My Cancer Diagnosis: A Journey of Hope

My cancer diagnosis came as a complete surprise to me.

I’d led a pretty healthy life and hadn’t had any major medical issues prior to my diagnosis. I had been in a phase of my life where I was focusing on exercise and weight reduction. I had lost a good amount of weight and I just thought my plans were going well. But it seems my weight loss was a symptom, not a result.

I had scheduled a regular physical, and the doctor asked for a blood test. The test came back unusual, with a high white blood cell count. I knew from my work at the Cardinal Bernardin Cancer Center of Loyola University Chicago that this could be associated with cancer. I recognize the irony of being an administrator at a cancer center and having a “surprise” diagnosis of cancer.

I was 47 at the time, and spent most of the next few days in shock.

My diagnosis was CML, chronic myeloid leukemia, which is a cancer of the blood cells. I got into a clinical trial for a drug, which worked for me for a while, but then stopped being effective. After that, the only feasible option for me was to have a bone marrow transplantation (BMT).

cancer diagnosis - journey of hopeMost doctor-patient conversations about cancer are extremely serious and the questions being considered are about life and death. At the time of my diagnosis and contemplating a bone marrow transplant, I wouldn’t have thought to ask, “How disabled might I be afterwards?” or even about the risk of subsequent cancers. Questions about quality of life and physical complications are a secondary concern at such times.

That’s why I was excited about the concept of working with PCORI, the Patient-Centered Outcomes Research Institute, and their focus on incorporating patient input into research. From my work, I had some familiarity with PCORI, and knew that they are an organization that focuses on comparative effective research, essentially, what treatments or therapies work best. What makes PCORI unique is that they involve patients in every step of the research process, from formulating questions, to the research itself. The world of research, from my previous perspective, was one of looking for better therapeutic alternatives, of how to treat more people with less morbidity and mortality. The question of how it impacts the patient and the patient’s family was secondary.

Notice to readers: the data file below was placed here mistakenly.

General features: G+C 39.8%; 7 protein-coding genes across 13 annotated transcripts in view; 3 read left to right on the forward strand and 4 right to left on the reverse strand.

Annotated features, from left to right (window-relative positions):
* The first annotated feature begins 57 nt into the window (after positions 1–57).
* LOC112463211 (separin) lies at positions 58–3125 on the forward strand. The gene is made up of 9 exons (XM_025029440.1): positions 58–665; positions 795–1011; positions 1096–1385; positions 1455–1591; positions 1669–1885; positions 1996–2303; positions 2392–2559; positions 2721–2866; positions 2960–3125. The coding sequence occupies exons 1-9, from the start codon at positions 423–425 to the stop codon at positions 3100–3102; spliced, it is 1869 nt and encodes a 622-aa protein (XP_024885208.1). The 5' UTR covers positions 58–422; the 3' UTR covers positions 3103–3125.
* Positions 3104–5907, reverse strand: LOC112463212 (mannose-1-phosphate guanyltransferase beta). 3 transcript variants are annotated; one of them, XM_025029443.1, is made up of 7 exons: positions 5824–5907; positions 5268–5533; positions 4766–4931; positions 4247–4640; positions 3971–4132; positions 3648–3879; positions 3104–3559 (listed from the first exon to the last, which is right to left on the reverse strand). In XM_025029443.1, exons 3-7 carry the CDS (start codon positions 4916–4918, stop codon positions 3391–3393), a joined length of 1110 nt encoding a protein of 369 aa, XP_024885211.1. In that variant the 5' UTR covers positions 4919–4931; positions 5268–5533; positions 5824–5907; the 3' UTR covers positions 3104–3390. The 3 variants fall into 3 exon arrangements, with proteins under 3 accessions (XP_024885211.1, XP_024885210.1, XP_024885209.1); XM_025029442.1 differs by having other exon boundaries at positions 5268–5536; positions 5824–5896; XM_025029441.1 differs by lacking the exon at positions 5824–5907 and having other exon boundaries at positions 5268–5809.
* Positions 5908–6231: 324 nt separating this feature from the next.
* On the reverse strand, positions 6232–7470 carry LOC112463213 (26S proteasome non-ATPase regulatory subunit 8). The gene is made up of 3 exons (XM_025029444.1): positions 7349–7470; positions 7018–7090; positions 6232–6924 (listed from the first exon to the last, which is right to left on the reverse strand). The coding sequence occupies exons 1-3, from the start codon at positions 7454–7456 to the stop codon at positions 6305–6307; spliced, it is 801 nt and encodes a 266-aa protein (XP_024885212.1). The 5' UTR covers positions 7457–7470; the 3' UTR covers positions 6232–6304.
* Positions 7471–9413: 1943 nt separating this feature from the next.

The thought of PCORI coming in and saying, what’s the patient’s viewpoint, what is important to them, has been an interesting and fascinating perspective. It goes beyond clinical focus and recognizes important questions like emotional impact and lifestyle. It’s definitely something to be conscious of because clinicians are used to looking at science and numbers, but the patients are looking at something entirely different. Younger patients diagnosed with cancer have questions about fertility and sexuality that I wouldn’t have thought to ask about. But now I know the importance of having that kind of follow-up conversation. When you’re grappling with this life and death issue, just knowing that the doctor is already talking about ‘long term” could make a patient feel more optimistic about success.

The PCORI-funded project I worked on brings people who have had bone marrow transplants, and their family members or caregivers, together with doctors and researchers, to discuss what information about BMT was most important to them in making treatment decisions. The goal is to provide information about the outcomes of BMT from the perspective of the patient, and decide which research questions are most important to patients and doctors, as well as the best time and way to provide that information.

By and large, I had what I would call a relatively easy transplant. My side effects have been relatively minor, and rebuilding my immune system occurred relatively quickly, compared to many. While physically I believe I’ve recovered, it. Having cancer and having had a bone marrow transplant is an ever-present awareness to me and my family. It’s the first thing I think of whenever I encounter something new, especially whenever I get sick.

One of the gifts, however, of surviving something like this is the realization that I had one of the worst things that could happen to someone, and my family and I got through it. I KNOW that anything else that happens in life, we can handle.

Barry Schatz

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Barry Schatz is Associate Director of Administration for the Cardinal Bernardin Cancer Center of Loyola University Medical Center.

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